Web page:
MD, PhD, FMedSci, FRSB, FRCP, FRCPEd.

The use of so-called alternative medicine (SCAM) is common among breast cancer patients, but less is known about whether SCAM influences breast cancer survival. The primary aim of this recent study from Tunesia was to determine the impact of self-use of herbs on the overall survival of women with breast cancer.

The researchers conducted a prospective study including 110 patients with breast cancer. All patients were questioned about their usage of herbal remedies. The demographic data and the overall survival of the patients were then analyzed.

The average age was 51 years (30-80 years old). In total, 37 had metastatic disease (33.6%), and 48 patients had taken plant-based treatments (43.6%). Of those women, 19 patients consumed Graviola (39.6%) and 29 Alenda (60.4%). Overall survival rates at 3 years and at 5 years were 96.2% and 82.4% in the absence of herbal medicine usage versus 78.5% and 78.5% in the presence of herbal medicine use (p = 0.015).

The authors concluded that self-medication with Graviola or Alenda may be associated with an increase of death risk in patients with breast cancer. Further studies are needed to confirm these results.

This is only a small and not very rigorous case-control study. In itself, it would be far from conclusive. What renders it relevant, however, is the fact that its findings do by no means stand alone. We have seen several times on this blog that SCAM use can shorten the life of cancer patients, e.g.:

So, perhaps it is true? Perhaps using SCAM is not such a good idea, if you are suffering from cancer!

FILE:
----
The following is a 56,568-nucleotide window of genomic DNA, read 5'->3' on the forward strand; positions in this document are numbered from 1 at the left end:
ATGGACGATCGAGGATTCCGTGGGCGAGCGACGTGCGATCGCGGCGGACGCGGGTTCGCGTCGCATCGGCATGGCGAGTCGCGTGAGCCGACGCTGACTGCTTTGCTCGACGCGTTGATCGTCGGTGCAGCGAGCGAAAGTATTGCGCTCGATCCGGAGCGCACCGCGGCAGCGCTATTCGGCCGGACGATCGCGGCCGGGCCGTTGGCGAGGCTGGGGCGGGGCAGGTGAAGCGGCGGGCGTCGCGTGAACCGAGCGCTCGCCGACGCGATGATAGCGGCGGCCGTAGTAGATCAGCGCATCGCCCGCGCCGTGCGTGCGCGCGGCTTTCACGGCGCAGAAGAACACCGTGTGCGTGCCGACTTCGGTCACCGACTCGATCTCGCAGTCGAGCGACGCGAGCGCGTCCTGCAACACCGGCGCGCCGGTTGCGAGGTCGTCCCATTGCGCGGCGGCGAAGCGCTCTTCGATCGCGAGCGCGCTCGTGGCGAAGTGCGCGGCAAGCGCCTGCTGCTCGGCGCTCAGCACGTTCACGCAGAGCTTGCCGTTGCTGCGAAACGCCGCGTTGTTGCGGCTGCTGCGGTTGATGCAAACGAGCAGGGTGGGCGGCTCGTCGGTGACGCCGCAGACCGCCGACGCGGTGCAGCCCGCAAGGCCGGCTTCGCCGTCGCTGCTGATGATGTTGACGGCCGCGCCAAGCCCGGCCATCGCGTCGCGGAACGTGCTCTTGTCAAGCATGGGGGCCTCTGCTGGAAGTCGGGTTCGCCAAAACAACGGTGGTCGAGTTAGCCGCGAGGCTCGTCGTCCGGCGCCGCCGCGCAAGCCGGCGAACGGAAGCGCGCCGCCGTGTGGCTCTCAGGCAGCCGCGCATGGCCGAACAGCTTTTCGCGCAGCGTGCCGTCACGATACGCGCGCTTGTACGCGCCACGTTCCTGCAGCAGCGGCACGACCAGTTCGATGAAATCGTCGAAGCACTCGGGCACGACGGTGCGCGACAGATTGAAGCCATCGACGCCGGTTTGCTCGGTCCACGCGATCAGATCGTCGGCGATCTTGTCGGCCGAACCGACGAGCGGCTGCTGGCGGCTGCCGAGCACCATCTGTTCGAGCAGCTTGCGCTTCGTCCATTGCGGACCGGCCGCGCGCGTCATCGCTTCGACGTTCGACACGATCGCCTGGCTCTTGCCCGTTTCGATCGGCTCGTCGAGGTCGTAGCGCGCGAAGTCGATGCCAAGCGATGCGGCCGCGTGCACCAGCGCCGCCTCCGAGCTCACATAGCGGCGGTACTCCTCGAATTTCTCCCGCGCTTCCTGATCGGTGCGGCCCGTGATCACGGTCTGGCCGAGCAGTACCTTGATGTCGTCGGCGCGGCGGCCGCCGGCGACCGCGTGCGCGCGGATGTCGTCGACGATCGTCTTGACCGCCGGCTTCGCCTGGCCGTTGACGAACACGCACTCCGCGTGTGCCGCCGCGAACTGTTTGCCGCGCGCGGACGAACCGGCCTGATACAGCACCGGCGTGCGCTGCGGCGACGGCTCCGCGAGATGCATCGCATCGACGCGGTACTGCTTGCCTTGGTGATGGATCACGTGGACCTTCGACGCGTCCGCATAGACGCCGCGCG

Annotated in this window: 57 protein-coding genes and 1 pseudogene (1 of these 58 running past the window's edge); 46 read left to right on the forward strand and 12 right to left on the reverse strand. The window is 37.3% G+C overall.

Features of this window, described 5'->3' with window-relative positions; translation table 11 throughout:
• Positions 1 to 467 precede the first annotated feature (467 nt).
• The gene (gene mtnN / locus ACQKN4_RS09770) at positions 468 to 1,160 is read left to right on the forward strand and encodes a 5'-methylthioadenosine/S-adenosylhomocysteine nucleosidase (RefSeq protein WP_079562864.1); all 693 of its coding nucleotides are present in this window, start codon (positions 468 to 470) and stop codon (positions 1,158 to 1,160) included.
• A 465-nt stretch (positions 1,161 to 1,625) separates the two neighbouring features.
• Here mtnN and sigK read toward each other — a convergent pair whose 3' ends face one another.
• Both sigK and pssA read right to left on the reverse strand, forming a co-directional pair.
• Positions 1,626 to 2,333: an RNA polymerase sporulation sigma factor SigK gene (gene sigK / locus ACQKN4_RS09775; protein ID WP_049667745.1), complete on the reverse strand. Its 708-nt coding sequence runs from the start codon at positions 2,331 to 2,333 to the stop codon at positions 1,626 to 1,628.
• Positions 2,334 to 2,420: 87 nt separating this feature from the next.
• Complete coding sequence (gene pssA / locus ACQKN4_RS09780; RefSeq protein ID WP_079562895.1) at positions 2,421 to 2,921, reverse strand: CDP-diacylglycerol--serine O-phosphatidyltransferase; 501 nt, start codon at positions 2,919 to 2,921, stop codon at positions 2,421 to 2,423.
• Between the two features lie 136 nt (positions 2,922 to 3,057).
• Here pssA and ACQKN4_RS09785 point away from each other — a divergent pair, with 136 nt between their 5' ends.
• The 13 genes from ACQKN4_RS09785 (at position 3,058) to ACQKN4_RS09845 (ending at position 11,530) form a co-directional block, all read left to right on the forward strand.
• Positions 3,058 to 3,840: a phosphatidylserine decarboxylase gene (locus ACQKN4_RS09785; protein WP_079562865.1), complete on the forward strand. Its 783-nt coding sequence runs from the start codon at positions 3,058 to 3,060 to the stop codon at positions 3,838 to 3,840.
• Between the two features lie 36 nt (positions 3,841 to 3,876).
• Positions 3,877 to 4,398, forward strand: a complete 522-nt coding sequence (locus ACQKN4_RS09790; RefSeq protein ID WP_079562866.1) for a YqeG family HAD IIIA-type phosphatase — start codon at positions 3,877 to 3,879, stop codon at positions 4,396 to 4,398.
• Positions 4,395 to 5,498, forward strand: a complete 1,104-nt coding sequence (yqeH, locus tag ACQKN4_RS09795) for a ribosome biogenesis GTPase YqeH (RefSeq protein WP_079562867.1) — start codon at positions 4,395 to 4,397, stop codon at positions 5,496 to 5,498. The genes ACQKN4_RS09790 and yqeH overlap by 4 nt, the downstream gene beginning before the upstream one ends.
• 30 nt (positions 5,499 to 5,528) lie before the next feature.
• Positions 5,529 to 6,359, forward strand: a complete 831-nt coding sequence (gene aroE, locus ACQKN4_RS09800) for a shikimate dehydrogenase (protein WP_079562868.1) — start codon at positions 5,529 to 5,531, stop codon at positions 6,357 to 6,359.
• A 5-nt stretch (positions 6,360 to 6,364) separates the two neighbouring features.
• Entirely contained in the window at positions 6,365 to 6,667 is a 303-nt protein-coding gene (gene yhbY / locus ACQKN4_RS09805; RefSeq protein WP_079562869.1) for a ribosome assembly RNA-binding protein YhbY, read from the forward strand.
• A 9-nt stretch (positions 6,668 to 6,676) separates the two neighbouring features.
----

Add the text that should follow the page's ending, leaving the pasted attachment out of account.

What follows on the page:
The mechanisms of such detrimental effects are not difficult to imagine. They might include direct effects on the cancer, interactions with prescribed drugs, delay of cancer diagnosis, or less strict adherence to the anti-cancer treatments.

4 Responses to Herbal treatments might shorten breast cancer survival

  • This was a prospective study so the results are somewhat more robust that if it had been retrospective, but the subjects were free to choose whether or not they used herbal medicines so there are any number of unknown confounding factors. However, as you say, many other studies have shown similar and rather worrying results.

    To my mind the most likely explanation is that this is a true, not a statistical effect, and that those using herbal medicines are using conventional medicine less effectively for all the reasons you suggest. There is also the possibility that the herbs may be actively harmful, of course.

  • I would be interested to see if the study included why these women chose to include herbal treatments in the anti-cancer regimen. What gap or need did these herbal treatments fill that the other treatments or providers lacked? Analyzing this issue may lead to improvements that could make fewer patients turn to less than effective herbal treatments. Do you know of any studies that have been done on this question? I’d be interested in reading them.

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